The Effect of Direct to Consumer Television Advertising on the Timing of Treatment

By Bradford, W. David; Kleit, Andrew N. et al. | Economic Inquiry, April 2010 | Go to article overview

The Effect of Direct to Consumer Television Advertising on the Timing of Treatment


Bradford, W. David, Kleit, Andrew N., Nietert, Paul J., Ornstein, Steven, Economic Inquiry


I. INTRODUCTION

In August 1997, the Food and Drug Administration (FDA) relaxed the rules governing television advertising of prescription pharmaceutical products. Before that time, broadcast ads were permitted only to mention either the name of a drug or a disease against which a drug was effective but not both. After August 1997, pharmaceuticals were allowed to mention both the disease and the drug brand name (as long a a brief list of side effects was mentioned and 1-800 number or World Wide Web site was provided with more detailed information). Spending for direct to consumer advertising (DTCA for prescription drugs went from $985 million in 1996 to approximately $4.2 billion for 2005 (Donohue, Cevasco, and Rosenthal 2007). This has led to a great deal of debate in the medical profession and among health care insurer and managed care organizations and an ongoing review of advertising rules by the FDA However, very little is actually known about the effects of DTCA for the efficient allocation o prescription drugs.

We will examine how DTCA affects physician prescribing patterns and courses of care for patients suffering from a representative chronic condition, osteoarthritis (OA). This condition is of special significance, as one of the major products in this area, Merck's "Vioxx" cyclooxygenase-2 (COX-2) inhibitor was forced to withdraw from the market in October 2004 due to side effects on patients with heart conditions. The side effects of Vioxx have caused considerable criticism of Merck's advertising strategy for Vioxx (see, e.g., editorials from the New England Journal of Medicine; Mukherjee, Nissen, and Topol 2001; Topol 2004).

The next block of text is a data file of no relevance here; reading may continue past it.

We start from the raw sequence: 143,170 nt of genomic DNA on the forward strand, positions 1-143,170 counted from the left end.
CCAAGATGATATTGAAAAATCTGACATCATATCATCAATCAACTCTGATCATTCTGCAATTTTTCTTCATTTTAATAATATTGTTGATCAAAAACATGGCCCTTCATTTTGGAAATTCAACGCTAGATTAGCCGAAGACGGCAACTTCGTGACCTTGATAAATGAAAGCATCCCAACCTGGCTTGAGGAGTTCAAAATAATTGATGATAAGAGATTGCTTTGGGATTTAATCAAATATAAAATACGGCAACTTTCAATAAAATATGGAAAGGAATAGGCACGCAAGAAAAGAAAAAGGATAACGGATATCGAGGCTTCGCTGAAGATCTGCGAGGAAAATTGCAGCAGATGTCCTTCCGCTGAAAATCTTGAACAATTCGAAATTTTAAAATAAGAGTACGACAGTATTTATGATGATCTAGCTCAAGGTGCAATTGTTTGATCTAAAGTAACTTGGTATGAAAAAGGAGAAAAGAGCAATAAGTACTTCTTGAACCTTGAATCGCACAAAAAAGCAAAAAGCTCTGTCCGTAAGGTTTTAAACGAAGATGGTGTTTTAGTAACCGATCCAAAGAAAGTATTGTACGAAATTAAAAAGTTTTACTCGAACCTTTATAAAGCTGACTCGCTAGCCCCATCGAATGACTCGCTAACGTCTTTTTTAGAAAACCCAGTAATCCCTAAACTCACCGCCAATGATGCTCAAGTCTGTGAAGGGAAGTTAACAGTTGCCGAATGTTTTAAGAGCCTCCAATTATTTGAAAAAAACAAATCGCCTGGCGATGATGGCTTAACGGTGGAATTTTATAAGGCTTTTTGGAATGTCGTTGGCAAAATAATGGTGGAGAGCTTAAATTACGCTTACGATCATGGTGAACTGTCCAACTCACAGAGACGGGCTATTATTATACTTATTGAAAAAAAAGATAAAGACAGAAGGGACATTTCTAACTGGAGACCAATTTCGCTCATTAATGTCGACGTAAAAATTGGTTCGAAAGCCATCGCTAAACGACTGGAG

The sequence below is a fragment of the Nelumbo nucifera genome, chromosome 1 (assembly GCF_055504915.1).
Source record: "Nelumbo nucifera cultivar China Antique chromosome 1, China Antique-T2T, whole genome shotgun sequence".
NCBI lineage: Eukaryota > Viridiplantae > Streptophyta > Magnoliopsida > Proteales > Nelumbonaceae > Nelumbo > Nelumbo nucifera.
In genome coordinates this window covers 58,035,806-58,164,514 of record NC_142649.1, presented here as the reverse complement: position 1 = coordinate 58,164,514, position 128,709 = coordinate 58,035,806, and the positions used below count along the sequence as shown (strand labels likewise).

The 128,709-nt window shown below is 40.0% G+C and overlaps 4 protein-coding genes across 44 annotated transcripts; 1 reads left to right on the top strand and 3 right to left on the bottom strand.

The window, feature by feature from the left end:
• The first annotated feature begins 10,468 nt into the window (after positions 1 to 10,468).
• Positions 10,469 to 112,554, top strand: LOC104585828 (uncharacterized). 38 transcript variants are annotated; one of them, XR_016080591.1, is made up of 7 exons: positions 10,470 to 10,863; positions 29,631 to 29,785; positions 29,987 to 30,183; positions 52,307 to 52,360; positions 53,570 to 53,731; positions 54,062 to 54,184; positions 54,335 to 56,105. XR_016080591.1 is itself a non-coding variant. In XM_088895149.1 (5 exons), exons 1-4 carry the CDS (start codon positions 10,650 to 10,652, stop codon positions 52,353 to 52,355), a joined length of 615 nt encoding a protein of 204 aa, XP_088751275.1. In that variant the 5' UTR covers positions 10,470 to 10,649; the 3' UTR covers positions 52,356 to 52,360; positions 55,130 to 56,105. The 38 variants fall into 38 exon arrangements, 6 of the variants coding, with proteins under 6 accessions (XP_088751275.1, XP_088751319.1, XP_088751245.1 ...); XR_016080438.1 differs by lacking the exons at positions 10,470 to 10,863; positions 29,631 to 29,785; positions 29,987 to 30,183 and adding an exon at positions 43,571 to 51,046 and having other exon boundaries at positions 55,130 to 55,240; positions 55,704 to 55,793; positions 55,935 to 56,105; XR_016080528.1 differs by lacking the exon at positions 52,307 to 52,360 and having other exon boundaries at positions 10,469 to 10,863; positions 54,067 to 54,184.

The primary goal of this paper was to determine what effect local and national television advertising on behalf of the two main COX-2 inhibitors had on the treatment decisions that patients made in collaboration with their physicians. In particular, we will examine the impact of DTCA on the time patients wait after diagnosis with OA and before initiating treatment with a COX-2 inhibitor. The paper will proceed by first reviewing the literature on DTCA in Section II. Section III will present a theoretical model of optimal delay to treatment. Section IV will present details of the data and empirical model we implement. Empirical results are presented in Section V, and Section VI concludes with a discussion about future research.

II. BACKGROUND AND LITERATURE

A. Advertising for COX-2 Inhibitors

Historically, pharmaceutical advertising was done largely through "detailing"--promotion directly from the manufacturer to the physician, either through visits by representatives or contacts by pharmacists or through advertisements in professional journals. Since the mid-1980s, however, drug companies in the United States have increasingly turned their marketing strategies directly toward the consumer. This advertising largely takes place through television media and in newspapers. This change in advertising approach has its share of both critics and advocates.

The pharmaceutical industry in the United States is large--accounting for more than $132 billion in retail sales in 2000 alone (NIHCM 2001). In 2000, Celebrex (celecoxib), the leading COX-2 inhibitor, had sales of approximately $2.6 billion ("Pharmacia has setback for parecoxib" 2001)--while Vioxx (rofecoxib) sold more than $1.2 billion in the first half of 2000 (Knight Ridder News 2001). In support of Vioxx, Merck spent almost $161 million in DTCA in 2000 (Schumann 2001)--which was the most spent on DTCA for any prescription pharmaceutical, making it the 39th most advertised brand of any kind in 2000 ("Top brands in network primetime-2000" 2001). Over the same time periods, Pharmacia and Pfizer jointly spent $78 million in DTCA supporting Celebrex.

We have chosen to examine the role of DTCA in the context of the market for COX-2 inhibitors. During the period spanned by our data (1999-2002), the two available COX-2 inhibitors were Vioxx and Celebrex. …

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The Effect of Direct to Consumer Television Advertising on the Timing of Treatment
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